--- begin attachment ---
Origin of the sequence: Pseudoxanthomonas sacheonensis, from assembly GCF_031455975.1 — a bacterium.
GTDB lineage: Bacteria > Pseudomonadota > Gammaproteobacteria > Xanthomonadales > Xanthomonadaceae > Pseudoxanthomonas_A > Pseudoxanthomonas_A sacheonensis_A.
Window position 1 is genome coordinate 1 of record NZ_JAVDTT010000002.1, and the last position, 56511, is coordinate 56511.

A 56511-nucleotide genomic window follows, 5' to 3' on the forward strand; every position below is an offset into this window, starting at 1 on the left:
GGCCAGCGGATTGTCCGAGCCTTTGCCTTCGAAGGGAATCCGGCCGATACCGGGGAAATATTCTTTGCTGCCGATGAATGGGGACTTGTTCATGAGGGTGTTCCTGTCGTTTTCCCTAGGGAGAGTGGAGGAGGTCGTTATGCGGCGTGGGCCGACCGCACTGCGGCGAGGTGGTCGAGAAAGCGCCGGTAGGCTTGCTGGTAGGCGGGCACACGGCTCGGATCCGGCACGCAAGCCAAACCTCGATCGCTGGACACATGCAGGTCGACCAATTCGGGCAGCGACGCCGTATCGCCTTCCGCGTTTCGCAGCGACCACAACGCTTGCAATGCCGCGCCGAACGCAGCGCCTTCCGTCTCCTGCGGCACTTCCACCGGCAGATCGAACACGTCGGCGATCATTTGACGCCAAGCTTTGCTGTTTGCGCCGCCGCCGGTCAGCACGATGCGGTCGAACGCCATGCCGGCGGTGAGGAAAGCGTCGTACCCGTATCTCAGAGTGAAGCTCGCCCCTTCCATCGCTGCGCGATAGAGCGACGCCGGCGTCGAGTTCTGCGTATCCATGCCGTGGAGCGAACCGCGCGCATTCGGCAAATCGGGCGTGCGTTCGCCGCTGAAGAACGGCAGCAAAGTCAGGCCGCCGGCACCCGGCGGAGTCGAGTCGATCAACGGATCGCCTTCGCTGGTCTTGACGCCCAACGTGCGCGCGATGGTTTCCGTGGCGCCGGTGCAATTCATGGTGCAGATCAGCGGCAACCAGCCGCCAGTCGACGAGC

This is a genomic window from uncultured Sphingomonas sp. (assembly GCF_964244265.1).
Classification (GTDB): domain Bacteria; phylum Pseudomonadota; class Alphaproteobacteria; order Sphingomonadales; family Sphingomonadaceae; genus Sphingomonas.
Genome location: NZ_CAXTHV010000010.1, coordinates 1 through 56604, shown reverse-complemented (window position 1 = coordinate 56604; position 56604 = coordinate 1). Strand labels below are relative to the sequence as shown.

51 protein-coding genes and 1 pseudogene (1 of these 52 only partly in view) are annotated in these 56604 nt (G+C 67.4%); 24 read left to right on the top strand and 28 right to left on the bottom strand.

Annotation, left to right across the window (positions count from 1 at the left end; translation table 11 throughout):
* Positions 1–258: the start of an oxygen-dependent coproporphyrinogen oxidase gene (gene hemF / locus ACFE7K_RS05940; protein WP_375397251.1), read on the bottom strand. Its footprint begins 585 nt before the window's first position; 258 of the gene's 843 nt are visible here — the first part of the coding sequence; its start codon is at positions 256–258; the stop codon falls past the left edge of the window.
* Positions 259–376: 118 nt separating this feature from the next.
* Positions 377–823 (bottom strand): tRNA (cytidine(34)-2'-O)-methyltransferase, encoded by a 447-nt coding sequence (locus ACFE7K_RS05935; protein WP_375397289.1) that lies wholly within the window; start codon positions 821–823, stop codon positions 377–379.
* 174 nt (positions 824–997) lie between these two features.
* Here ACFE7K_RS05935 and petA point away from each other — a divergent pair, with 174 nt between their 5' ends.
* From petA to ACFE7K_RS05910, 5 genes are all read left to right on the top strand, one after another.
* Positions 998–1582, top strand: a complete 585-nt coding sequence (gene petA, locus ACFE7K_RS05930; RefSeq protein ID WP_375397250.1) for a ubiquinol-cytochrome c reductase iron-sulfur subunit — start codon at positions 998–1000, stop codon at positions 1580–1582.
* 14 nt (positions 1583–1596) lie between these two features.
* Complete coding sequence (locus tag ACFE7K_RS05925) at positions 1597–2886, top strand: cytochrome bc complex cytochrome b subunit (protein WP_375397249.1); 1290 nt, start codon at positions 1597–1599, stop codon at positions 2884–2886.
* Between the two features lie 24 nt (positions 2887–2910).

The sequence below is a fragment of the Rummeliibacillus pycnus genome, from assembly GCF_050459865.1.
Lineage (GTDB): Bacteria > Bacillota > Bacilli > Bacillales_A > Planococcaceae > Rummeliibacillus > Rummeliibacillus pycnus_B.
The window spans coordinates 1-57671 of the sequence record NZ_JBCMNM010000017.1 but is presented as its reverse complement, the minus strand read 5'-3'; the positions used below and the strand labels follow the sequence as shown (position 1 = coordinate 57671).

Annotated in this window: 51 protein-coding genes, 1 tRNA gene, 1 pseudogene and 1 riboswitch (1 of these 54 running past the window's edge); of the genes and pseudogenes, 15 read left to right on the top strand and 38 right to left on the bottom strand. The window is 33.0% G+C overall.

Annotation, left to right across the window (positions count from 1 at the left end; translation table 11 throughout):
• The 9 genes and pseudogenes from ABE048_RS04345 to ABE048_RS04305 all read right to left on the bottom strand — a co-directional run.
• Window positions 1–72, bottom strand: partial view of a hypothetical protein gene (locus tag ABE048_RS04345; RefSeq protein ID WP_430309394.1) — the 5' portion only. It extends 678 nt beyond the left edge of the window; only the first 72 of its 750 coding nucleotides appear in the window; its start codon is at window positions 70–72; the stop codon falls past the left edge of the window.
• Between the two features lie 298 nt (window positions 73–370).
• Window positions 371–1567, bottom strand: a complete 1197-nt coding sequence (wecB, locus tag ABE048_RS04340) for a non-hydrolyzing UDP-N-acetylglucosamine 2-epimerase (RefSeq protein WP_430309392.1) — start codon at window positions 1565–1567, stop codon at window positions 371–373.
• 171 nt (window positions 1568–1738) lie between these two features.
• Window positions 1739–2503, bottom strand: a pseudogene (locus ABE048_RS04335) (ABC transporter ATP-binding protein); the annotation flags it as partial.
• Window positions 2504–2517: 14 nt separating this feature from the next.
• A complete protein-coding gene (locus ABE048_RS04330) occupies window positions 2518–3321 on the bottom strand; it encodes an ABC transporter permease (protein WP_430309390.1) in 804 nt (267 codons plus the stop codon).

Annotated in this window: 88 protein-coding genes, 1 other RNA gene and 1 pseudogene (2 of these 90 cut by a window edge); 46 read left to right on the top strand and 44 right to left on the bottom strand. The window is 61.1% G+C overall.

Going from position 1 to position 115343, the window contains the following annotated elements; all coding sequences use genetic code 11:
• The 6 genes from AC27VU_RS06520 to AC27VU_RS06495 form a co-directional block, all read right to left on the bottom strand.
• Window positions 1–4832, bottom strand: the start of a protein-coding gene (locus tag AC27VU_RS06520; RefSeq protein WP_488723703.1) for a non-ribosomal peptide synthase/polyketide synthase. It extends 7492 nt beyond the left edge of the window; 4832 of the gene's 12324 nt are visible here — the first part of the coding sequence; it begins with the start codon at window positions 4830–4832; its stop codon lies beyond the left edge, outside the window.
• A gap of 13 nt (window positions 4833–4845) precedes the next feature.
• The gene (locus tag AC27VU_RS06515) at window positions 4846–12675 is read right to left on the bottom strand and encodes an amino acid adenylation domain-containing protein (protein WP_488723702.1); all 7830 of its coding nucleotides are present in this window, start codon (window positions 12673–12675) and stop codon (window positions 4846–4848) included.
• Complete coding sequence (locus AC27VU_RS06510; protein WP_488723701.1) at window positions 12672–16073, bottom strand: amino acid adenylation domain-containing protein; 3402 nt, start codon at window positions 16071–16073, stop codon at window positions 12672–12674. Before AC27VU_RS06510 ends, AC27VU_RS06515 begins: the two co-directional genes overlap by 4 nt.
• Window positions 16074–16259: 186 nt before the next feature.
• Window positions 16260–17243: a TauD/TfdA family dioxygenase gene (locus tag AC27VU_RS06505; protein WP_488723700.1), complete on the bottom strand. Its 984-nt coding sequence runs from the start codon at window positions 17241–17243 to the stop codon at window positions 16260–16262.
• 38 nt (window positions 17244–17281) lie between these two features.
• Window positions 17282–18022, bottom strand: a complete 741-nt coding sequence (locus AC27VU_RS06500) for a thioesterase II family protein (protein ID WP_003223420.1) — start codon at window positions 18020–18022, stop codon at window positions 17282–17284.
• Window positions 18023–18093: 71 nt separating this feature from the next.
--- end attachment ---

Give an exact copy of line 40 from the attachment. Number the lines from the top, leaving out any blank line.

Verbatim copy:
• Complete coding sequence (locus AC27VU_RS06510; protein WP_488723701.1) at window positions 12672–16073, bottom strand: amino acid adenylation domain-containing protein; 3402 nt, start codon at window positions 16071–16073, stop codon at window positions 12672–12674. Before AC27VU_RS06510 ends, AC27VU_RS06515 begins: the two co-directional genes overlap by 4 nt.